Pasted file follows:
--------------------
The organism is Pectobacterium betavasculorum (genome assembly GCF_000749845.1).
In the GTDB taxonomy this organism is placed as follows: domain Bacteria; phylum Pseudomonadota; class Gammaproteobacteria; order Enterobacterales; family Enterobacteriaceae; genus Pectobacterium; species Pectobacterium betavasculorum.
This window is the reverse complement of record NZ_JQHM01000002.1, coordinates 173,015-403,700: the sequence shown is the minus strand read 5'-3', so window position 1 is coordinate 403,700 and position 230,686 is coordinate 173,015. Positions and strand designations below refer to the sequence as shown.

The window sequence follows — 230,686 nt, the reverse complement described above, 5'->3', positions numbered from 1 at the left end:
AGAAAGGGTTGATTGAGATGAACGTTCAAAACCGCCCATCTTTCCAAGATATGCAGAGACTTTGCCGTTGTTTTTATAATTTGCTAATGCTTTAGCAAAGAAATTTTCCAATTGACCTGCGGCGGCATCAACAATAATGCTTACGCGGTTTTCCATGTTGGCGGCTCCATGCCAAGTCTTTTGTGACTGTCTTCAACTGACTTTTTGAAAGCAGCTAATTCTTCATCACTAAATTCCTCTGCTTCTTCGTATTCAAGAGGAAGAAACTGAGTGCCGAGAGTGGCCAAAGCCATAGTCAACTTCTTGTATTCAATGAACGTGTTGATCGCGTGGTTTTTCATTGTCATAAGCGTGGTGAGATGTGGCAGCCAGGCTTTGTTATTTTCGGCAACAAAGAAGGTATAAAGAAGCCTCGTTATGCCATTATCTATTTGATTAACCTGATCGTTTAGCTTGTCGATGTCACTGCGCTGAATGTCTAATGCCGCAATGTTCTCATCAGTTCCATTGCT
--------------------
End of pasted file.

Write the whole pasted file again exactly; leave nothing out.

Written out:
The organism is Pectobacterium betavasculorum (genome assembly GCF_000749845.1).
In the GTDB taxonomy this organism is placed as follows: domain Bacteria; phylum Pseudomonadota; class Gammaproteobacteria; order Enterobacterales; family Enterobacteriaceae; genus Pectobacterium; species Pectobacterium betavasculorum.
This window is the reverse complement of record NZ_JQHM01000002.1, coordinates 173,015-403,700: the sequence shown is the minus strand read 5'-3', so window position 1 is coordinate 403,700 and position 230,686 is coordinate 173,015. Positions and strand designations below refer to the sequence as shown.

The window sequence follows — 230,686 nt, the reverse complement described above, 5'->3', positions numbered from 1 at the left end:
AGAAAGGGTTGATTGAGATGAACGTTCAAAACCGCCCATCTTTCCAAGATATGCAGAGACTTTGCCGTTGTTTTTATAATTTGCTAATGCTTTAGCAAAGAAATTTTCCAATTGACCTGCGGCGGCATCAACAATAATGCTTACGCGGTTTTCCATGTTGGCGGCTCCATGCCAAGTCTTTTGTGACTGTCTTCAACTGACTTTTTGAAAGCAGCTAATTCTTCATCACTAAATTCCTCTGCTTCTTCGTATTCAAGAGGAAGAAACTGAGTGCCGAGAGTGGCCAAAGCCATAGTCAACTTCTTGTATTCAATGAACGTGTTGATCGCGTGGTTTTTCATTGTCATAAGCGTGGTGAGATGTGGCAGCCAGGCTTTGTTATTTTCGGCAACAAAGAAGGTATAAAGAAGCCTCGTTATGCCATTATCTATTTGATTAACCTGATCGTTTAGCTTGTCGATGTCACTGCGCTGAATGTCTAATGCCGCAATGTTCTCATCAGTTCCATTGCT